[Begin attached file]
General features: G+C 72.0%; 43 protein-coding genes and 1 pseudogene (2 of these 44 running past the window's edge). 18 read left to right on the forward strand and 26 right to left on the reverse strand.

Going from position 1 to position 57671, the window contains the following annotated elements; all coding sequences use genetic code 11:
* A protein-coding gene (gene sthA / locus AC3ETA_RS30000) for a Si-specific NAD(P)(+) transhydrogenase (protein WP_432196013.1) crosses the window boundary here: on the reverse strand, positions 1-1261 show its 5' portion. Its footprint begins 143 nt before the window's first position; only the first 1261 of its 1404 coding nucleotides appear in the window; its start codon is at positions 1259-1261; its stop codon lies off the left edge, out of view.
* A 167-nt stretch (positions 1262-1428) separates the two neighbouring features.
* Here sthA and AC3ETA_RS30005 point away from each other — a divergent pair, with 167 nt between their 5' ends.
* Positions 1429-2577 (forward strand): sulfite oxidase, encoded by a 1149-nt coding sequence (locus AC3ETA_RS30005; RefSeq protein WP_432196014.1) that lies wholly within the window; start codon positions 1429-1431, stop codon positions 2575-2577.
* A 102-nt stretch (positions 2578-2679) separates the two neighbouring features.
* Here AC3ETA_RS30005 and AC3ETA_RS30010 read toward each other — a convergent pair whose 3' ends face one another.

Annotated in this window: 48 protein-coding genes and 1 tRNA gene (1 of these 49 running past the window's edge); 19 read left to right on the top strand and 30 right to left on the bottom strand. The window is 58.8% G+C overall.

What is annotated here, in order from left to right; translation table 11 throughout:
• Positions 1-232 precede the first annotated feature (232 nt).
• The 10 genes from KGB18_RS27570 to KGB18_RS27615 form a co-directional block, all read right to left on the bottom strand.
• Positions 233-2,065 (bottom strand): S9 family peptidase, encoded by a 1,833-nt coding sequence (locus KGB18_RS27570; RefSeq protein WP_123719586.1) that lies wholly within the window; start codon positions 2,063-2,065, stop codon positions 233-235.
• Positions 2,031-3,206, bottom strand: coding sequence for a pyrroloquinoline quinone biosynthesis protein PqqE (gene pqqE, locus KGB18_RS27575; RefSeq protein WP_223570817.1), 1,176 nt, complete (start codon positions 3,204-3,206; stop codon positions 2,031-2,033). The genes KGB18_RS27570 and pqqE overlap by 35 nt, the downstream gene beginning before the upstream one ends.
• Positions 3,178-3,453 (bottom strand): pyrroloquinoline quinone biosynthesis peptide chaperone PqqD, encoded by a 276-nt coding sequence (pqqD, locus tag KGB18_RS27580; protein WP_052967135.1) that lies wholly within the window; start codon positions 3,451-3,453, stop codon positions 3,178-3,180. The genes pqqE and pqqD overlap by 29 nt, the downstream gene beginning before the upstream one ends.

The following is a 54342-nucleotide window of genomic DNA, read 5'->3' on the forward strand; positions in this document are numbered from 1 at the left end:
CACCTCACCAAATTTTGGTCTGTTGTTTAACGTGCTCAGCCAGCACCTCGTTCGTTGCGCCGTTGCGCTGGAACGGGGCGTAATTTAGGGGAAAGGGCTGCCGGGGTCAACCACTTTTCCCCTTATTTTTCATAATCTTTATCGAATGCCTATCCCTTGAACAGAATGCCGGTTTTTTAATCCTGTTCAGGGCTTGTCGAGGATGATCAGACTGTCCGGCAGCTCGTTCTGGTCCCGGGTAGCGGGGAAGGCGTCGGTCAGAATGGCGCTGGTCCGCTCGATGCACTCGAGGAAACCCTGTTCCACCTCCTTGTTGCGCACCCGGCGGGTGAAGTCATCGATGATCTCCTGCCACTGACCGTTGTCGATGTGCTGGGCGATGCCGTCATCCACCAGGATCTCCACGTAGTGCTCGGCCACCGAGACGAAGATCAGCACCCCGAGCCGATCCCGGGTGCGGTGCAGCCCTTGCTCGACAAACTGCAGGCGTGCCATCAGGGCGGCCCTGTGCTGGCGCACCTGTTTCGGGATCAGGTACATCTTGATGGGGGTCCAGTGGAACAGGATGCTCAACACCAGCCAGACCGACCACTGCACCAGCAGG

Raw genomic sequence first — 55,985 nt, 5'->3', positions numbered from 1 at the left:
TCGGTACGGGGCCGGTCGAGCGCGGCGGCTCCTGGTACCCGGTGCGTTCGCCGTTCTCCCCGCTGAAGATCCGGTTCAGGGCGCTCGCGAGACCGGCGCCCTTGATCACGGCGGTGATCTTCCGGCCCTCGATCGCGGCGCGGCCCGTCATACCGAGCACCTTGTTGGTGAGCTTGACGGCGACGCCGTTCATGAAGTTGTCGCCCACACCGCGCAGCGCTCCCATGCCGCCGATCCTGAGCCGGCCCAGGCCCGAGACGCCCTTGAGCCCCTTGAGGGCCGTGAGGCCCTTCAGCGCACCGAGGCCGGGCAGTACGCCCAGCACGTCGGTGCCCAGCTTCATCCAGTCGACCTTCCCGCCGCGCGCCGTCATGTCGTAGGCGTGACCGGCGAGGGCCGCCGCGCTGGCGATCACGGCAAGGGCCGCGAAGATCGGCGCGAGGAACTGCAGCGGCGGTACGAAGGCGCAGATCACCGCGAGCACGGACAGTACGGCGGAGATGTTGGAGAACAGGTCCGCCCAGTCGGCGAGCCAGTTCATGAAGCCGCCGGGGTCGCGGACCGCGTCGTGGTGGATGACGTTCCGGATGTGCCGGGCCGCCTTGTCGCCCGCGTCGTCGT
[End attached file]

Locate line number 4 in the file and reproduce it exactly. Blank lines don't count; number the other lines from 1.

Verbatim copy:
* A 167-nt stretch (positions 1262-1428) separates the two neighbouring features.